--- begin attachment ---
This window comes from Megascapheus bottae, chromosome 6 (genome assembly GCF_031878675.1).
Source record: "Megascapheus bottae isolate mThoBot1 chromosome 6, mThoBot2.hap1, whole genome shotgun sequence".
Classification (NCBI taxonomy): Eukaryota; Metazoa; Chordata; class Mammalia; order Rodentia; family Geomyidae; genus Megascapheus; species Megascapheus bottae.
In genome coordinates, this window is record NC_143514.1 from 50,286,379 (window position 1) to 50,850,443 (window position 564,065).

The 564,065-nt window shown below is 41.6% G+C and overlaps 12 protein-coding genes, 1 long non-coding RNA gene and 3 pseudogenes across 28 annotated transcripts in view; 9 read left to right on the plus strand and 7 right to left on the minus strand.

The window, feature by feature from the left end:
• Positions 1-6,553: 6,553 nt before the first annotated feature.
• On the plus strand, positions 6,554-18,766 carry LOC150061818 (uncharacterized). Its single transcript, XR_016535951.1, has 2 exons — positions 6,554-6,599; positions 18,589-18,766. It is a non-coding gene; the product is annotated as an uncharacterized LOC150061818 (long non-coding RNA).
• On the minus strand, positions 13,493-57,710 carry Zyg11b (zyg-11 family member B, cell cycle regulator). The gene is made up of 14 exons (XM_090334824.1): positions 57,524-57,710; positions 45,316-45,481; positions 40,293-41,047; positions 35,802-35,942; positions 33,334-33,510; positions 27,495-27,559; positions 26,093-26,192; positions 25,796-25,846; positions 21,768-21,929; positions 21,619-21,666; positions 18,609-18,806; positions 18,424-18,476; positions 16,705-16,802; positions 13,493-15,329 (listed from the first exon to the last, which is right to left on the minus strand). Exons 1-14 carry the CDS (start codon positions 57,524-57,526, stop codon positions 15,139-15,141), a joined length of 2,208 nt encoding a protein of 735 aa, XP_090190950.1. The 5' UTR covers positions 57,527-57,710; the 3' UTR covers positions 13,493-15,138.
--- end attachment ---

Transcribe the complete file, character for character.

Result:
This window comes from Megascapheus bottae, chromosome 6 (genome assembly GCF_031878675.1).
Source record: "Megascapheus bottae isolate mThoBot1 chromosome 6, mThoBot2.hap1, whole genome shotgun sequence".
Classification (NCBI taxonomy): Eukaryota; Metazoa; Chordata; class Mammalia; order Rodentia; family Geomyidae; genus Megascapheus; species Megascapheus bottae.
In genome coordinates, this window is record NC_143514.1 from 50,286,379 (window position 1) to 50,850,443 (window position 564,065).

The 564,065-nt window shown below is 41.6% G+C and overlaps 12 protein-coding genes, 1 long non-coding RNA gene and 3 pseudogenes across 28 annotated transcripts in view; 9 read left to right on the plus strand and 7 right to left on the minus strand.

The window, feature by feature from the left end:
• Positions 1-6,553: 6,553 nt before the first annotated feature.
• On the plus strand, positions 6,554-18,766 carry LOC150061818 (uncharacterized). Its single transcript, XR_016535951.1, has 2 exons — positions 6,554-6,599; positions 18,589-18,766. It is a non-coding gene; the product is annotated as an uncharacterized LOC150061818 (long non-coding RNA).
• On the minus strand, positions 13,493-57,710 carry Zyg11b (zyg-11 family member B, cell cycle regulator). The gene is made up of 14 exons (XM_090334824.1): positions 57,524-57,710; positions 45,316-45,481; positions 40,293-41,047; positions 35,802-35,942; positions 33,334-33,510; positions 27,495-27,559; positions 26,093-26,192; positions 25,796-25,846; positions 21,768-21,929; positions 21,619-21,666; positions 18,609-18,806; positions 18,424-18,476; positions 16,705-16,802; positions 13,493-15,329 (listed from the first exon to the last, which is right to left on the minus strand). Exons 1-14 carry the CDS (start codon positions 57,524-57,526, stop codon positions 15,139-15,141), a joined length of 2,208 nt encoding a protein of 735 aa, XP_090190950.1. The 5' UTR covers positions 57,527-57,710; the 3' UTR covers positions 13,493-15,138.